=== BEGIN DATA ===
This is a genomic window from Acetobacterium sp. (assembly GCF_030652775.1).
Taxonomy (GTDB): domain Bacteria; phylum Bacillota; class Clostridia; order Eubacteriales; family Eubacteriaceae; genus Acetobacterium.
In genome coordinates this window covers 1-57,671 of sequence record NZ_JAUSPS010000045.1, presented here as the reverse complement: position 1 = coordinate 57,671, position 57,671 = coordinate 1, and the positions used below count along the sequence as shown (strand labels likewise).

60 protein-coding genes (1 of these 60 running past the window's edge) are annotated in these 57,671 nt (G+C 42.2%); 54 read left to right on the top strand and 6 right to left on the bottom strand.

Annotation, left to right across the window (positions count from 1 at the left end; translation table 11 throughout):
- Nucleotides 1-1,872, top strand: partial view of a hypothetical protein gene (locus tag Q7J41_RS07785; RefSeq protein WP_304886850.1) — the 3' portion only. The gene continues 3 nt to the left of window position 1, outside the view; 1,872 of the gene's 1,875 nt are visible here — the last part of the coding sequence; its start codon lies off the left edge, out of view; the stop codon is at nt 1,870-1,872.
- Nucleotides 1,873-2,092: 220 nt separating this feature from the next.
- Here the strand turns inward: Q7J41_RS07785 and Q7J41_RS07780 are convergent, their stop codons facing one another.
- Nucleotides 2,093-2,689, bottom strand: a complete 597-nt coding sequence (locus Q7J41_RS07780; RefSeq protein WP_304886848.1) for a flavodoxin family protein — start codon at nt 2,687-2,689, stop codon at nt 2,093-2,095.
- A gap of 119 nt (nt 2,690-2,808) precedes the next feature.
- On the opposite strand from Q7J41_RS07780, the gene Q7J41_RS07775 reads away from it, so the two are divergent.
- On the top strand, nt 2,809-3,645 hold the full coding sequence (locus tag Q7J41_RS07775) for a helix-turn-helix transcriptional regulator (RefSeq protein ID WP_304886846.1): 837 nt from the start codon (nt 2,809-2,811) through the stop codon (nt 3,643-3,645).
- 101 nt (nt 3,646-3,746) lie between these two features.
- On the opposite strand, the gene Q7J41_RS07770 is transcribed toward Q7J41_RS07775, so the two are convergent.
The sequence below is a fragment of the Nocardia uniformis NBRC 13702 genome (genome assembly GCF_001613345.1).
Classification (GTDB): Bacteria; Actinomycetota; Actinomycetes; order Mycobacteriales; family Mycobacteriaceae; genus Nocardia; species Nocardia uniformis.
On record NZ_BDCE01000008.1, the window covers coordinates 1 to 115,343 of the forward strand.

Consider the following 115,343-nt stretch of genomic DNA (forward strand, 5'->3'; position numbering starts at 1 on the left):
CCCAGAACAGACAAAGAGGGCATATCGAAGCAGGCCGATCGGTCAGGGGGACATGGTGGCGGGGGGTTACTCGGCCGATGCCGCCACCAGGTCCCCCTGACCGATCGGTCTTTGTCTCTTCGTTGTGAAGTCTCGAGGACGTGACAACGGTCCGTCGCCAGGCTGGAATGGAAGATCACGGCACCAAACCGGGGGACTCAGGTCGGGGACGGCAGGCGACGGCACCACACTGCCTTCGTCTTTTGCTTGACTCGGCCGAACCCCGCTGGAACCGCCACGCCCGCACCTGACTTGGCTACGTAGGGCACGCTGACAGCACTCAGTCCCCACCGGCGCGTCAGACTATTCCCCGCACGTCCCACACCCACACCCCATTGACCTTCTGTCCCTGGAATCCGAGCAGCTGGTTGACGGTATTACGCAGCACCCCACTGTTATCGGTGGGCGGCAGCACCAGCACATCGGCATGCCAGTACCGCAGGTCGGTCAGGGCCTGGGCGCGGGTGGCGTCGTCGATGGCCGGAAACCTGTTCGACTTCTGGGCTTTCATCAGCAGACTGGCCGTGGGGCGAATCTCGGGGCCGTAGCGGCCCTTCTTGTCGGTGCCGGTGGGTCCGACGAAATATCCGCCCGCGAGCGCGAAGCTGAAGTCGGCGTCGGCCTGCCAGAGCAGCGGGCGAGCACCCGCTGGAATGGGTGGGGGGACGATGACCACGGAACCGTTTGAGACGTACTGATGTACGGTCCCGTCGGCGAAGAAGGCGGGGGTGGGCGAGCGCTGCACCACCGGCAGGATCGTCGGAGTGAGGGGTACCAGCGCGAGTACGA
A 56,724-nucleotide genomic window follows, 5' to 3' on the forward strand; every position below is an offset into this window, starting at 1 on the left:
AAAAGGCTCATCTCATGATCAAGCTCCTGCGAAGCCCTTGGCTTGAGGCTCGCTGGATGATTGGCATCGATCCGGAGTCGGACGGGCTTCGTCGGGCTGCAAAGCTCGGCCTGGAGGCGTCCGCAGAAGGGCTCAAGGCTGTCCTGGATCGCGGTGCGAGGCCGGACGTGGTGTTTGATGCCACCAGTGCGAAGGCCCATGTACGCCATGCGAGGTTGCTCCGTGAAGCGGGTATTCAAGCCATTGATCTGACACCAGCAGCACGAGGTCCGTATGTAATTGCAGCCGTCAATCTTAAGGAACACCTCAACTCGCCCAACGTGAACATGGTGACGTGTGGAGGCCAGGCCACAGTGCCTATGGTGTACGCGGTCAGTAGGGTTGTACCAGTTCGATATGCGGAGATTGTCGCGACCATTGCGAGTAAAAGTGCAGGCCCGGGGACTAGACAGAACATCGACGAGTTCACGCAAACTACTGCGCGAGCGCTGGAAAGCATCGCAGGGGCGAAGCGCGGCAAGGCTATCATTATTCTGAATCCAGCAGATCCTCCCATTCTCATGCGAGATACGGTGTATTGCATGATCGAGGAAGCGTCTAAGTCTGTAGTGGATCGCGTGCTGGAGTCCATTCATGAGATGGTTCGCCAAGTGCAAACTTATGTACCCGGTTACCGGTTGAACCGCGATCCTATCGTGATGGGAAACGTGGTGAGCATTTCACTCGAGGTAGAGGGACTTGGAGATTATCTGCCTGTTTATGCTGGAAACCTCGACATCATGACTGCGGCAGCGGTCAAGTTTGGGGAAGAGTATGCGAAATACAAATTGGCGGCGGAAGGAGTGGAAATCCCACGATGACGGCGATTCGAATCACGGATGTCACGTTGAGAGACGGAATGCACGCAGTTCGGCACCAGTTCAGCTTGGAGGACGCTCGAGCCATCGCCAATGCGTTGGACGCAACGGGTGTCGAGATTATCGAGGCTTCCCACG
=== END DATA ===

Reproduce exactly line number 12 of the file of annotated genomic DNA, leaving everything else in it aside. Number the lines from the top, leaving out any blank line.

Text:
- On the top strand, nt 2,809-3,645 hold the full coding sequence (locus tag Q7J41_RS07775) for a helix-turn-helix transcriptional regulator (RefSeq protein ID WP_304886846.1): 837 nt from the start codon (nt 2,809-2,811) through the stop codon (nt 3,643-3,645).